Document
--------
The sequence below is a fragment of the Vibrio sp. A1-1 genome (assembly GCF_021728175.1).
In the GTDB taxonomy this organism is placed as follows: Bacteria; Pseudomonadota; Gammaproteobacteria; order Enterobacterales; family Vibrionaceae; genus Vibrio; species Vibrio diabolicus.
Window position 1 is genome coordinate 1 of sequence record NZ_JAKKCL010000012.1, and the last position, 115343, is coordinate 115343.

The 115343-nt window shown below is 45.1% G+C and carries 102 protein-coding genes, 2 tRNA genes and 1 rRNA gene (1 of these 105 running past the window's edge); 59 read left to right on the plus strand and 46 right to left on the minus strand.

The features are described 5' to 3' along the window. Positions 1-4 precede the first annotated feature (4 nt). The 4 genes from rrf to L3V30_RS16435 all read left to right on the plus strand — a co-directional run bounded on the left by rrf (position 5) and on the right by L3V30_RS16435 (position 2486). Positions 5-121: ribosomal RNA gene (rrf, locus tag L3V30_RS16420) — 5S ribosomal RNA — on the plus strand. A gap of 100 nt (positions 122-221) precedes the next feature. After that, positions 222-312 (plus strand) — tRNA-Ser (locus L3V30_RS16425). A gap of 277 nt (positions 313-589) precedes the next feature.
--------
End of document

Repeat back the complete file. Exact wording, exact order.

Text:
The sequence below is a fragment of the Vibrio sp. A1-1 genome (assembly GCF_021728175.1).
In the GTDB taxonomy this organism is placed as follows: Bacteria; Pseudomonadota; Gammaproteobacteria; order Enterobacterales; family Vibrionaceae; genus Vibrio; species Vibrio diabolicus.
Window position 1 is genome coordinate 1 of sequence record NZ_JAKKCL010000012.1, and the last position, 115343, is coordinate 115343.

The 115343-nt window shown below is 45.1% G+C and carries 102 protein-coding genes, 2 tRNA genes and 1 rRNA gene (1 of these 105 running past the window's edge); 59 read left to right on the plus strand and 46 right to left on the minus strand.

The features are described 5' to 3' along the window. Positions 1-4 precede the first annotated feature (4 nt). The 4 genes from rrf to L3V30_RS16435 all read left to right on the plus strand — a co-directional run bounded on the left by rrf (position 5) and on the right by L3V30_RS16435 (position 2486). Positions 5-121: ribosomal RNA gene (rrf, locus tag L3V30_RS16420) — 5S ribosomal RNA — on the plus strand. A gap of 100 nt (positions 122-221) precedes the next feature. After that, positions 222-312 (plus strand) — tRNA-Ser (locus L3V30_RS16425). A gap of 277 nt (positions 313-589) precedes the next feature.